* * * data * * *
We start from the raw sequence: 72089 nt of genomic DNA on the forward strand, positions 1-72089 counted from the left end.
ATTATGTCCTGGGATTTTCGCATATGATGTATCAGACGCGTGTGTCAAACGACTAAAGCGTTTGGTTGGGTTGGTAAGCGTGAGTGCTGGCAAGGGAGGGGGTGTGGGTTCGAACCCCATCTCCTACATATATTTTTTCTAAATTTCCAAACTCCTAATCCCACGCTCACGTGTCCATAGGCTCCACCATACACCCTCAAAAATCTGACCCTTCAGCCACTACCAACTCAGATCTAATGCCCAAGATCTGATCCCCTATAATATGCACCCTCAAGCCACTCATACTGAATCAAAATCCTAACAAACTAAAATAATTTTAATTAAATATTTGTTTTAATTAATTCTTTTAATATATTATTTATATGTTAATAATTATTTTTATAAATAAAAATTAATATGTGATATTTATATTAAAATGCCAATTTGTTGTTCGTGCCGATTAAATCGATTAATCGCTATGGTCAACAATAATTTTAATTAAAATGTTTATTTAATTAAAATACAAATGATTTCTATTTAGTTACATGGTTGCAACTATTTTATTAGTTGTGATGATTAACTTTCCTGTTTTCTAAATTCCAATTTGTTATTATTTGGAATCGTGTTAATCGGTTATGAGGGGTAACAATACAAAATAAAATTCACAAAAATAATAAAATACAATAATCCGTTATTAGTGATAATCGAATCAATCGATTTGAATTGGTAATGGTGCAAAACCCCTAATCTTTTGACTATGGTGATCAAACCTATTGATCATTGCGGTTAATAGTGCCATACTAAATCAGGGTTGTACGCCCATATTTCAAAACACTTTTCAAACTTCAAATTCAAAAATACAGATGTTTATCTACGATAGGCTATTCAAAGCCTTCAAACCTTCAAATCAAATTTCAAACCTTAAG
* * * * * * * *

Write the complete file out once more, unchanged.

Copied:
We start from the raw sequence: 72089 nt of genomic DNA on the forward strand, positions 1-72089 counted from the left end.
ATTATGTCCTGGGATTTTCGCATATGATGTATCAGACGCGTGTGTCAAACGACTAAAGCGTTTGGTTGGGTTGGTAAGCGTGAGTGCTGGCAAGGGAGGGGGTGTGGGTTCGAACCCCATCTCCTACATATATTTTTTCTAAATTTCCAAACTCCTAATCCCACGCTCACGTGTCCATAGGCTCCACCATACACCCTCAAAAATCTGACCCTTCAGCCACTACCAACTCAGATCTAATGCCCAAGATCTGATCCCCTATAATATGCACCCTCAAGCCACTCATACTGAATCAAAATCCTAACAAACTAAAATAATTTTAATTAAATATTTGTTTTAATTAATTCTTTTAATATATTATTTATATGTTAATAATTATTTTTATAAATAAAAATTAATATGTGATATTTATATTAAAATGCCAATTTGTTGTTCGTGCCGATTAAATCGATTAATCGCTATGGTCAACAATAATTTTAATTAAAATGTTTATTTAATTAAAATACAAATGATTTCTATTTAGTTACATGGTTGCAACTATTTTATTAGTTGTGATGATTAACTTTCCTGTTTTCTAAATTCCAATTTGTTATTATTTGGAATCGTGTTAATCGGTTATGAGGGGTAACAATACAAAATAAAATTCACAAAAATAATAAAATACAATAATCCGTTATTAGTGATAATCGAATCAATCGATTTGAATTGGTAATGGTGCAAAACCCCTAATCTTTTGACTATGGTGATCAAACCTATTGATCATTGCGGTTAATAGTGCCATACTAAATCAGGGTTGTACGCCCATATTTCAAAACACTTTTCAAACTTCAAATTCAAAAATACAGATGTTTATCTACGATAGGCTATTCAAAGCCTTCAAACCTTCAAATCAAATTTCAAACCTTAAG